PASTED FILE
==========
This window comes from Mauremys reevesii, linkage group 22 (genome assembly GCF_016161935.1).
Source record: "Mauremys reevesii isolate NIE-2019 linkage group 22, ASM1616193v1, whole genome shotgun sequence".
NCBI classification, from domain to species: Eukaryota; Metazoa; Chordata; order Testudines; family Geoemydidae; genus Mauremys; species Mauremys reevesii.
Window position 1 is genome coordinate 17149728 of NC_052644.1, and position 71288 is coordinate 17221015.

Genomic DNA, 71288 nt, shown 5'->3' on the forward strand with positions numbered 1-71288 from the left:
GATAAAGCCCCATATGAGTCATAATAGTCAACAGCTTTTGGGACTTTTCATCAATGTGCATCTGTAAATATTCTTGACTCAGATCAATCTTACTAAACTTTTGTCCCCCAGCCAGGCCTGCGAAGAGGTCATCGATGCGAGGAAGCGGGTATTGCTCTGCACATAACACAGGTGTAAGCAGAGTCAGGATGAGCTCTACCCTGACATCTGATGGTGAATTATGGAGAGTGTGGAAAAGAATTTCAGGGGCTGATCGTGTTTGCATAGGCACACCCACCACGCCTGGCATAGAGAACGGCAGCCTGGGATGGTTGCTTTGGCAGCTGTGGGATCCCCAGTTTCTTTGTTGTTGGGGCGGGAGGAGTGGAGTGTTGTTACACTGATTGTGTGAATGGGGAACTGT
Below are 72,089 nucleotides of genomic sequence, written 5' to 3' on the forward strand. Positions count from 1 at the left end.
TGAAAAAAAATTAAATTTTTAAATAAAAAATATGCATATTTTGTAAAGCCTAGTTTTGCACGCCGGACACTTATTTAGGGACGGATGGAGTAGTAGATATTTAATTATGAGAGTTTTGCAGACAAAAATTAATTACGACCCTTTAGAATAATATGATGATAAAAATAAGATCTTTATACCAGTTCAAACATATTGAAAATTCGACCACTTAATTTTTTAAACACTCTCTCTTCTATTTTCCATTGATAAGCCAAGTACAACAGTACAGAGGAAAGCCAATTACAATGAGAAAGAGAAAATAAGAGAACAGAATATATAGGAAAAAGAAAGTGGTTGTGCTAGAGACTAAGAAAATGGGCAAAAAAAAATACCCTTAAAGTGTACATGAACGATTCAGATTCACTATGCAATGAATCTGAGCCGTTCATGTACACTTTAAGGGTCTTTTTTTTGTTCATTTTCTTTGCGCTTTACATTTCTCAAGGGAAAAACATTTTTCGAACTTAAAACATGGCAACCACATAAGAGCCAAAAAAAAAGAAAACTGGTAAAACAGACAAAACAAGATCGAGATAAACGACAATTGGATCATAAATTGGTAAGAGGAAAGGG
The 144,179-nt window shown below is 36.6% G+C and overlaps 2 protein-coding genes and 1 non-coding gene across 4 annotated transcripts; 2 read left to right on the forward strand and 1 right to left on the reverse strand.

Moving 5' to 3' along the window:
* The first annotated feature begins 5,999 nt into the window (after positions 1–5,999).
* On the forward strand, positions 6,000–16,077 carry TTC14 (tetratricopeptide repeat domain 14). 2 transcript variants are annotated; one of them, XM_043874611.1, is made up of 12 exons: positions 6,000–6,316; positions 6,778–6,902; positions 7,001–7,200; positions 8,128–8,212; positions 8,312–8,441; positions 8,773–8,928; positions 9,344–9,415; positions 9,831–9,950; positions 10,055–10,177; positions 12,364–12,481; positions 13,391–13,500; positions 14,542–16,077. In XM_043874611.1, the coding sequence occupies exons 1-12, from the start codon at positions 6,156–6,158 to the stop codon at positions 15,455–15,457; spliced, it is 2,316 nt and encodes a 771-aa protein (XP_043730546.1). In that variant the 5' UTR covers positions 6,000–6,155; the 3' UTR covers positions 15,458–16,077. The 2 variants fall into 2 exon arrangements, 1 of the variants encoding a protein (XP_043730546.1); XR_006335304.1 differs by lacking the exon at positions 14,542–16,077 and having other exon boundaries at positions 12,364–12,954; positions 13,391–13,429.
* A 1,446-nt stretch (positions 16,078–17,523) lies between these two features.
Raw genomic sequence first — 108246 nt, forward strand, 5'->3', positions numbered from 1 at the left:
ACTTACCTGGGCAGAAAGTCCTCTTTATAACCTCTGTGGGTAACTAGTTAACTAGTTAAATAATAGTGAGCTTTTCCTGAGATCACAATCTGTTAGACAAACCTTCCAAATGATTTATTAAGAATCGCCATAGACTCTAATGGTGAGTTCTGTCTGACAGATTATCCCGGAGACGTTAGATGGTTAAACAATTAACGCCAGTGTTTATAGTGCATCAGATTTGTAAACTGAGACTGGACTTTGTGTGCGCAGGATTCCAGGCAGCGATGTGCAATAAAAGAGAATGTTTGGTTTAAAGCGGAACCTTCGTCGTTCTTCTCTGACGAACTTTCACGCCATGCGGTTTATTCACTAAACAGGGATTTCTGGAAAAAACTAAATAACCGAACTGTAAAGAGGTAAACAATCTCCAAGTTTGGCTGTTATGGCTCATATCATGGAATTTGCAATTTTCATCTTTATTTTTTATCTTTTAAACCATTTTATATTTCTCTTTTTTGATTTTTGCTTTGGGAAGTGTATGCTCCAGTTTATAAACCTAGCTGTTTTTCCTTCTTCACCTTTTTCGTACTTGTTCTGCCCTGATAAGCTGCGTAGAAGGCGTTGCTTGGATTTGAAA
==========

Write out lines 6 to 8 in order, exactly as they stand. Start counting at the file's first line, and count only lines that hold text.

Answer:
GATAAAGCCCCATATGAGTCATAATAGTCAACAGCTTTTGGGACTTTTCATCAATGTGCATCTGTAAATATTCTTGACTCAGATCAATCTTACTAAACTTTTGTCCCCCAGCCAGGCCTGCGAAGAGGTCATCGATGCGAGGAAGCGGGTATTGCTCTGCACATAACACAGGTGTAAGCAGAGTCAGGATGAGCTCTACCCTGACATCTGATGGTGAATTATGGAGAGTGTGGAAAAGAATTTCAGGGGCTGATCGTGTTTGCATAGGCACACCCACCACGCCTGGCATAGAGAACGGCAGCCTGGGATGGTTGCTTTGGCAGCTGTGGGATCCCCAGTTTCTTTGTTGTTGGGGCGGGAGGAGTGGAGTGTTGTTACACTGATTGTGTGAATGGGGAACTGT
Below are 72,089 nucleotides of genomic sequence, written 5' to 3' on the forward strand. Positions count from 1 at the left end.
TGAAAAAAAATTAAATTTTTAAATAAAAAATATGCATATTTTGTAAAGCCTAGTTTTGCACGCCGGACACTTATTTAGGGACGGATGGAGTAGTAGATATTTAATTATGAGAGTTTTGCAGACAAAAATTAATTACGACCCTTTAGAATAATATGATGATAAAAATAAGATCTTTATACCAGTTCAAACATATTGAAAATTCGACCACTTAATTTTTTAAACACTCTCTCTTCTATTTTCCATTGATAAGCCAAGTACAACAGTACAGAGGAAAGCCAATTACAATGAGAAAGAGAAAATAAGAGAACAGAATATATAGGAAAAAGAAAGTGGTTGTGCTAGAGACTAAGAAAATGGGCAAAAAAAAATACCCTTAAAGTGTACATGAACGATTCAGATTCACTATGCAATGAATCTGAGCCGTTCATGTACACTTTAAGGGTCTTTTTTTTGTTCATTTTCTTTGCGCTTTACATTTCTCAAGGGAAAAACATTTTTCGAACTTAAAACATGGCAACCACATAAGAGCCAAAAAAAAAGAAAACTGGTAAAACAGACAAAACAAGATCGAGATAAACGACAATTGGATCATAAATTGGTAAGAGGAAAGGG